The coronavirus pandemic made all of us obsessed with tissue paper. Many of us hoard roll after roll with the fear of the stores running out of supply. But what will you do if your dog chewed an entire pack? While this will drive you mad, knowing the reason behind will help fix the problem. So why does my dog eat tissues? It can be anything from Pica, boredom, separation anxiety, attention-seeking behavior, or hunger. All of these can be corrected with the right approach.
Why does my dog keep eating my tissue paper?
Almost all dogs will develop at least one negative behavior throughout their lives. This could include chewing and eating your toilet paper. There are a lot of possible explanations here, but the following are the most common:
Pica is a condition that affects both animals and humans. This is characterized by ingesting inedible items like clothes, hair, paper, wood, dirt, and just about anything. Dogs that eat tissue paper incessantly might be suffering from this condition.
So how do dogs develop Pica? It can be physiological or psychological. It’s typically observed in teenage and adult canines. While puppies will also consume inedible items, this is a normal phase of their growth and they will soon outgrow it.
Take note that Pica can be life-threatening when the dog ingests a toxic substance. It’s important to treat this as early as possible.
On a less serious note, your dog’s tissue paper obsession might be rooted in boredom. This happens if you don’t exercise the pooch enough so it looks for something to get busy at. Unfortunately, tissue papers are the most entertaining. Why not, though? It’s fun to pull and it’s very easy to shred. It’s quite a satisfying feat for canines.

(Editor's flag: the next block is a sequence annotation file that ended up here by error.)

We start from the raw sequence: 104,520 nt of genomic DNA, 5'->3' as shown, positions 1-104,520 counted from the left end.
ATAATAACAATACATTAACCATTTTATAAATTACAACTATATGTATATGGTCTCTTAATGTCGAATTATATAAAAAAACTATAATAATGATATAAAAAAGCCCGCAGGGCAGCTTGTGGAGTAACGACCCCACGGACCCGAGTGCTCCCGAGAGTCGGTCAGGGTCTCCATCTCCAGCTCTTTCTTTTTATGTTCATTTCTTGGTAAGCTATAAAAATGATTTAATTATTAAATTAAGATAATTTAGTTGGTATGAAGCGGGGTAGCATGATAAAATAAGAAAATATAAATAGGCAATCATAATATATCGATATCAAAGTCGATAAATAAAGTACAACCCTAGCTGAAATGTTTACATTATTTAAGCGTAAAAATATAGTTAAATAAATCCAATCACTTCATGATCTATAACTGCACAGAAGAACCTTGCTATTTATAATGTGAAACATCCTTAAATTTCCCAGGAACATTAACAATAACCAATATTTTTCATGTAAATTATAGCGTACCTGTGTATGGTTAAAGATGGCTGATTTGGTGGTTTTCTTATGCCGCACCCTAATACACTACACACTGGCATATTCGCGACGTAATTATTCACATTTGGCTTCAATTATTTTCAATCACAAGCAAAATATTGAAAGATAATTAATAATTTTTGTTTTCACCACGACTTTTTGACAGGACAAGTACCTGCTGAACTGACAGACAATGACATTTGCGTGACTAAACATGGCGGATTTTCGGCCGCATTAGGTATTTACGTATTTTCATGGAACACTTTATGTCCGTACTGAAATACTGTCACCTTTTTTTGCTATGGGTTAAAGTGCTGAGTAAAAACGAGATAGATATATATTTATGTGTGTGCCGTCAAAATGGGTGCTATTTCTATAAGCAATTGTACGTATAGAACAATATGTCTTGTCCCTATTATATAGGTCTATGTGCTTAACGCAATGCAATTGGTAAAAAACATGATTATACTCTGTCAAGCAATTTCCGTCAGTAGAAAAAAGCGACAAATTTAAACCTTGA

Take note that you should take canine boredom seriously. Over time, your dog will become even more destructive. Also, the pooch may succumb to the next point.
3. Separation anxiety
Separation anxiety occurs when dogs are left alone for long periods. While some dogs can tolerate isolation, sociable breeds like Golden Retriever, Beagle, and Shih Tzu can’t take it. The stress and frustration will push the dog to be anxious and destructive.
You’re lucky if you’ll only suffer from shredded tissue paper. Other pet owners go home to a blown-out couch.
Eating your tissue paper is probably your dog’s way of telling you that it’s time for a meal. Food-driven canines will often do this, but the good thing is that this behavior is easy to correct with training.
This used to be our problem with our dog Sherlock. But with proper training and a few tricks (which I discussed below), he stopped touching our tissue rolls.
5. Attention seeking
Dogs are smart and they know where to hit you when they want attention. If your dog accidentally played on your tissue paper and you pay attention, it will keep doing the same thing. Over time, your doggo will obsess over it because you inadvertently reward the behavior.
If you have a puppy, chewing and eating your tissue rolls might be the pup’s way of soothing its sore gums. Your doggo should outgrow this once it hits six or seven months old. If not, you may want to consider the other reasons I discussed here.
What happens if a dog eats tissue paper?